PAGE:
Don’t you mean an A student?

Nope. My child is not an A student. My child is an AAA student: Amygdala Always in Action. If you are a parent reading this, I bet you have an AAA child too. And if you happen to be a teacher, you almost certainly have AAA students in your classroom. This, as we will see below, requires a paradigm shift. Dan Siegel, Bruce Perry, and others have written abundantly and well about the structures of the brain and the effects trauma can have on the brain’s development. You can also read the 2015 governmental report Understanding the Effects of Maltreatment on Brain Development to learn more. Those resources will help you understand what AAA is. I want to focus on how we parent it, teach it, live with it. . . or rather them. We work with human beings, after all, in this case children or young adults. These sometimes tiny, sometimes towering humans often have little or no control over their brains. They never asked for this; they just have to play the hand they were dealt.

Playing the game that fits the deck

Not only do they have to play the hand they were dealt, they need us to play alongside them. But here’s the thing–you can’t play bridge with Old Maid cards. And yet, many of us try to do just that, especially in one of those rare moments when it seems like we might be playing with a regular deck. It can also happen if we’ve been around non-AAA children, or if someone has shamed us or tried to “help” us work with our AAA child. We teachers believe we must control these students at all costs. If they fail to behave or advance the way non-AAA students do, the assumption is that it must be our fault. This can feel like a threat to our employment, as well as to our self-concept. We care a lot about not just our students, but also the parents and the school, and we hate feeling that we’ve failed. This is not fair, however. We are trying to play bridge with an Old Maid deck.

The solutions

Two things have to happen for us to parent and teach these AAA kids effectively. The first, which I’ll describe today, is a paradigm shift, the kind Melissa Sadin describes when she works with schools. The second, which I’ll discuss next week, is love, love as described by people like Ross Greene, Edward Hallowell, and Bryan Post.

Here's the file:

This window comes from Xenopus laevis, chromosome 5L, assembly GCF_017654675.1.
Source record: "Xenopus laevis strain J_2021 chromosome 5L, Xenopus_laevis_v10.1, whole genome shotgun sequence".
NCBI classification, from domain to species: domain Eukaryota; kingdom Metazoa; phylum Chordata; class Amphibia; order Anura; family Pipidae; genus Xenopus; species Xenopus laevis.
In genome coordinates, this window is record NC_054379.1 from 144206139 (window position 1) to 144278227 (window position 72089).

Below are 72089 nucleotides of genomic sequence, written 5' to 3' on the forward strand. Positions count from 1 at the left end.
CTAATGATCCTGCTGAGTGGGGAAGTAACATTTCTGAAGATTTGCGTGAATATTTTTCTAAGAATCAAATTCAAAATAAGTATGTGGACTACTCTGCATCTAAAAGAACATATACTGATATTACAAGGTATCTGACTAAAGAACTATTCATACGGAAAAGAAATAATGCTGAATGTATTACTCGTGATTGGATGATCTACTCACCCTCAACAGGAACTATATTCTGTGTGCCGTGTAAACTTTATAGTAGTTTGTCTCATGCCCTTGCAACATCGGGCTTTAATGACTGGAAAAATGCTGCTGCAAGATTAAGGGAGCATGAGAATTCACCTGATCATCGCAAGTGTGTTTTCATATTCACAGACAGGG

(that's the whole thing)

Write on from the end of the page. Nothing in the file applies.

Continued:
The paradigm shift

“Paradigm shift” often means “looking at things differently.” For those of us parenting or teaching AAA children, however, it means far more. This paradigm shift has two parts: (1) a basic, fundamental change in our approach to parenting and teaching (fundamental as in “the foundation on which everything else is built”). (2) a fundamental change in our underlying assumptions. This refers to all those beliefs about children that we accept as true, without necessarily having proof to back them up. Our children might look like other children on the outside, but the inside is another story, especially when it comes to their brains. What we assume about AAA children must therefore differ, sometimes substantially, from what we assume about non-AAA children. This is not the kind of simple, mechanical shift where you’re facing North and need to face East, so you turn to the right. We do not operate in a world where a simple change of direction to another point on the compass will work. We live in another world, something that feels almost under water, which we sometimes try to do without a submarine or even basic scuba gear. Yet everyone needs oxygen. If we don’t embrace the paradigm shift, we will try our hardest to make an immediate difference, try and force the child to change so that we can both get up on dry land, or at least stand in the shallows. If we do make the shift, however, we accept that probably isn’t going to happen, at least not any time soon. Instead, we put on our scuba gear and dive deep down, even when the water seems cold and dark, to meet the child, and then we swim back together. pair of scuba divers

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